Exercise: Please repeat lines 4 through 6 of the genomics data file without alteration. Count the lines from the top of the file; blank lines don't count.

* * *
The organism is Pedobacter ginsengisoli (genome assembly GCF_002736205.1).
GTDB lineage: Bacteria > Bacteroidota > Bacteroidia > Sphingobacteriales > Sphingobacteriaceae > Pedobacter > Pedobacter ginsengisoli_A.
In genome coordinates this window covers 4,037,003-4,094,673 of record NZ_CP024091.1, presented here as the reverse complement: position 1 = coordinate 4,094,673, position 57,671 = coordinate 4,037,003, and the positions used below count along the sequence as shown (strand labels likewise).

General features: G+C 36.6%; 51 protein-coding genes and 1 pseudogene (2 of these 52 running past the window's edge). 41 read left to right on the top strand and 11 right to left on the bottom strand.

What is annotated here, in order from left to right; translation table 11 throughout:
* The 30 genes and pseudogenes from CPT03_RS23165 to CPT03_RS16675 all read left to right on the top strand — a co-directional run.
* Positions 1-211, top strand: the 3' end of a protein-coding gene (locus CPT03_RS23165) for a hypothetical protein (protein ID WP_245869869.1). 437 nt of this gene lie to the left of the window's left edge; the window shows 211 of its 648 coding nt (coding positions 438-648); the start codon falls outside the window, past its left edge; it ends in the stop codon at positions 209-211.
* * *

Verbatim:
General features: G+C 36.6%; 51 protein-coding genes and 1 pseudogene (2 of these 52 running past the window's edge). 41 read left to right on the top strand and 11 right to left on the bottom strand.

What is annotated here, in order from left to right; translation table 11 throughout:
* The 30 genes and pseudogenes from CPT03_RS23165 to CPT03_RS16675 all read left to right on the top strand — a co-directional run.